**UPDATE: Janette Williams will revisit this issue with a story in the Sunday Star-News. Apparently, the Chase Bank is still remodeling its lobby, and there may be no room for the 50-foot Millard Sheets mural. The city is working to find a solution — or a new home for the work of art. More on Sunday.
What in the name of goodness is going on with the threat to murals/public art in Pasadena?
First, Star-News reporter Janette Williams broke the story about the painting over of a 60-foot, city-funded mural on a Northwest Pasadena storefront. The paint had barely dried on the $2,500 work of art before it was gone.
As if that fiasco wasn’t bad enough, now Thal Armathura over at Avenue to the Sky writes that historic Millard Sheets mural panels — inside what is now a Chase Bank at Lake Avenue and Colorado Boulevard — were nearly painted over also:
“We were alerted that Chase Bank at Lake and Colorado, located in what
was Washington Mutual, who inherited art works commissioned by the
Ahmanson Corporation, the owners of Home Savings which was originally
located at this site, were about to do something nefarious to the
Millard Sheets mural panels depicting the Pasadena Tournament of Roses … located on the walls behind the teller area.”
Thankfully, someone tipped off the Cultural Affairs Division:
“Rochelle Branch, of the Pasadena Cultural Affairs Office was alerted to this by an observant Pasadena Library employee, Catherine Haskett-Hany (here from another blogpost: Pasadena Branch @ Lake and Colorado is now being converted to CHASE and they were about to paint over the mural. Stopped by alert Library employee. Cultural Affairs will follow-up to find a new home. Sculpture also).”
Click on over to Avenue to the Sky for more interesting history and links.
Meanwhile, Petrea Burchard at Pasadena Daily Photo does some investigating at the Hen’s Teeth Square shopping center at Los Robles Avenue and Woodbury Road. And she finds a mural that hasn’t been painted over. It’s not a Millard Sheets masterpiece, but it is lovely, and thank goodness, it’s still there!
On that post, Armathura comments with some more background on the shopping center:
“Hen’s Teeth Square, 2053 – 2057 North Los Robles, Pasadena, designed by architect Theodore Pietsch is a designated Pasadena landmark and is reputed to be the first corner drive-in market shopping center in the country, built in 1930. … Hen’s Teeth Square is a monument to our car culture and the cornerstone of our local historic district. The name Hen’s Teeth Square is original to the development and does reflect the rarity of the time of a corner drive-in shopping center.”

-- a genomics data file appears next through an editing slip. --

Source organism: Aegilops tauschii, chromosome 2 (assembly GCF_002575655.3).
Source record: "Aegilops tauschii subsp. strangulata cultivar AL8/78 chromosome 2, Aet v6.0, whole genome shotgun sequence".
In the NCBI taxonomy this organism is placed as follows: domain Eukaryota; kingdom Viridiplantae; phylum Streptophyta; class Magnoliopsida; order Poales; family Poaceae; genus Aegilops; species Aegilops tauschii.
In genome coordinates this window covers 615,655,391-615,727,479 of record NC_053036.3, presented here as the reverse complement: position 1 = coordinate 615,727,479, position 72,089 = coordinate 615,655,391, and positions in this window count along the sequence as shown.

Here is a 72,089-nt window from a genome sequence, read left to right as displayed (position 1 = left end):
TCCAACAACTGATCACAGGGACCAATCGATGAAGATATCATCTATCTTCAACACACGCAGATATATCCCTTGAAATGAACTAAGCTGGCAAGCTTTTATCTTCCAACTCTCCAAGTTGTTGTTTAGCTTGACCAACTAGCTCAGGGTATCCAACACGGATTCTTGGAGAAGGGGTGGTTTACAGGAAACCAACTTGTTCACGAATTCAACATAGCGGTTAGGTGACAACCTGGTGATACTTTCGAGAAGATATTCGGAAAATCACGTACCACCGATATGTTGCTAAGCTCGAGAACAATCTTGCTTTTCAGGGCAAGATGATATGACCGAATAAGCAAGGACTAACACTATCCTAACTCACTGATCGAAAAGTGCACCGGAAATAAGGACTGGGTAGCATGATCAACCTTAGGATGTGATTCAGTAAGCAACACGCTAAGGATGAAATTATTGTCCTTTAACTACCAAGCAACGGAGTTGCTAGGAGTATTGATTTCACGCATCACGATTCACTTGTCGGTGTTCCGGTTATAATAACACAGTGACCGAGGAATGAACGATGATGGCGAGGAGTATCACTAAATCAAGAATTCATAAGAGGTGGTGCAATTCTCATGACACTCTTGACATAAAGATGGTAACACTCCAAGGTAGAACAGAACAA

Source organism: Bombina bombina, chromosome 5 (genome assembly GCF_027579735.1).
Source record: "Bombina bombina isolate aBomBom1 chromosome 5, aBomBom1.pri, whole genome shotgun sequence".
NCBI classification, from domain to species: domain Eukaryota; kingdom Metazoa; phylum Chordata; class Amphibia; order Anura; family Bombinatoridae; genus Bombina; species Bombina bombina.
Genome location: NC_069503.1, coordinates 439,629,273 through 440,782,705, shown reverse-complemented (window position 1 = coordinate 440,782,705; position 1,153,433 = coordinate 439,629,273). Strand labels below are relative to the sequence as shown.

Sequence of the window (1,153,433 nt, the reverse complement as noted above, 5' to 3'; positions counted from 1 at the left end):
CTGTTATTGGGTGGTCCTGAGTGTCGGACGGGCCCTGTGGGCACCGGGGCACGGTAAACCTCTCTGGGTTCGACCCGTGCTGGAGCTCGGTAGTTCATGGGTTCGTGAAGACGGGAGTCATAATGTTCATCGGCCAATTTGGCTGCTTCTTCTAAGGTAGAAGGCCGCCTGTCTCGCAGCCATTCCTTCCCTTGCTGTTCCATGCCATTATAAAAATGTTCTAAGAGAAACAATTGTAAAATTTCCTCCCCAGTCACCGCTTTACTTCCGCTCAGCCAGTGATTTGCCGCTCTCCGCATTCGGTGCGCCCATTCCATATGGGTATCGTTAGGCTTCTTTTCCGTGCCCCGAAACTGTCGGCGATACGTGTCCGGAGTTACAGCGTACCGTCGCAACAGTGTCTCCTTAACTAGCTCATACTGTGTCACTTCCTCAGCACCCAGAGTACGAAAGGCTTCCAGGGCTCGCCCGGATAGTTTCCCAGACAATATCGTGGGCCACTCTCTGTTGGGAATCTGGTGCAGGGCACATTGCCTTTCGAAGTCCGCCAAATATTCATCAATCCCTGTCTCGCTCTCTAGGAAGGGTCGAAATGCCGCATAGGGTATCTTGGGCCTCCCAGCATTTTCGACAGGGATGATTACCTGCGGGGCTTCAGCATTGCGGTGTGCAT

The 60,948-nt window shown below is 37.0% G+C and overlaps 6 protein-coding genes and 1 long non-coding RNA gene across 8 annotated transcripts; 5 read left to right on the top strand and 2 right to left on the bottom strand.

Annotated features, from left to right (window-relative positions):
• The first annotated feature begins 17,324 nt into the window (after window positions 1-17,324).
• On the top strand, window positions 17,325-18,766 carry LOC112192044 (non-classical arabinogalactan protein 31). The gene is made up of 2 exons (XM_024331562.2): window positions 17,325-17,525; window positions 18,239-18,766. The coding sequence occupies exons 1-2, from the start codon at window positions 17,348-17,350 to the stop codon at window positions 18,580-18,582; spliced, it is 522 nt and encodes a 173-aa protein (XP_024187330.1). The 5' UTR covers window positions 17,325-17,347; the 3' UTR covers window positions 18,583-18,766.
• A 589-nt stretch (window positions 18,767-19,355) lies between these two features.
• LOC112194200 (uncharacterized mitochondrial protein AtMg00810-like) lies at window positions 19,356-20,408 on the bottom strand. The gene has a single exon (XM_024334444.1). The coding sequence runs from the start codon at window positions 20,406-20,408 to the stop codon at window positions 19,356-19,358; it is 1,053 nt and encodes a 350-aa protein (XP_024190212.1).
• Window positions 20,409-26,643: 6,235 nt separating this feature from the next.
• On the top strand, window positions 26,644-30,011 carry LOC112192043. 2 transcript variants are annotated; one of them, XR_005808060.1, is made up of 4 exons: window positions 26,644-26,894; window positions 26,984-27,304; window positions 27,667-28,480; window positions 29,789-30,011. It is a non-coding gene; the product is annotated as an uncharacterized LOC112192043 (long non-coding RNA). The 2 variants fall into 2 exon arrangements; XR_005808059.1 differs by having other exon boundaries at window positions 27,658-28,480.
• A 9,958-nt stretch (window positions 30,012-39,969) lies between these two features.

(Photo via DLZ127’s Flickr photostream)
An L.A. Times piece yesterday examined the undetermined but almost certainly gloomy fate of the Michael White Adobe in San Marino. The structure is unusually situated on the San Marino High School campus, which sprung up around the adobe.
The intro to the Times’ piece gives you an idea what the high-schoolers think — or think not — of the adobe. (Although, if you read through the whole thing, you’ll see that at least a handful do care about preserving its history.)
“Which way to the Michael White Adobe?
‘Is that, like, a classroom or something?’
‘I have no idea.'”
The 164-year-old adobe has gone without much care or attention by the school and school district. Last year, school officials proposed removing the adobe so that they might expand the swimming pool that, literally, butts up against it.
“It would cost more than $1 million to move the house and roughly the
same to make it fit for campus use, environmental documents show.
“Knocking down the adobe, the only option covered by the school
district’s insurance, comes with a much lower price tag: $176,000. The
school board is expected to decide the house’s fate Oct. 27 and is
taking public comments through (today).”
You can see from the photos taken early this year how the adobe is enmeshed with the campus in a rather awkward way. (Photos by Walt Mancini / Staff)
RELATED: There will be a story by Janette Williams in tomorrow’s Pasadena Star-News about another historic adobe — this one in Arcadia — that has been crumbling while preservation plans were bogged down for years. The future looks brighter for that structure, the Hugo Reid Adobe, and the push is on to get a restoration underway.
The images come on the heels of a Pasadena Weekly story about the growing movement by city officials and preservationists to breathe life back into the vacant Marengo Avenue property.
The renderings are part of a proposal that was designed by Cal Poly architecture student Milad Sarkis for his master’s thesis. Earlier this year, he presented the plan to the local chapter of the American Institute of Architects.
As part of his plan, the restored facility would also become a new headquarters for Pasadena Water and Power.
The city hasn’t yet settled on any proposal.
With officials and residents mulling future uses for the YWCA building, we decided to dig through our photo archives for images of the 1920 structure.
At top is a photo by Walt Mancini taken in 2006. The image just below it is also from the same photo shoot, after the crumbling N. Marengo structure was put on Pasadena Heritage’s endangered buildings list.
At the time, there were discussions about developing the property into a boutique hotel. Those plans were scrapped.
The bottom three are historic images, re-photographed by Sarah Reingewirtz in Dec. 2008, when the Pasadena YWCA celebrated 102 years in the city.
The YWCA sold the historic Julia Morgan
building for $1 million in 1996.
It’s worth weighing in: What would you like to see happen in a restoration of the YWCA building?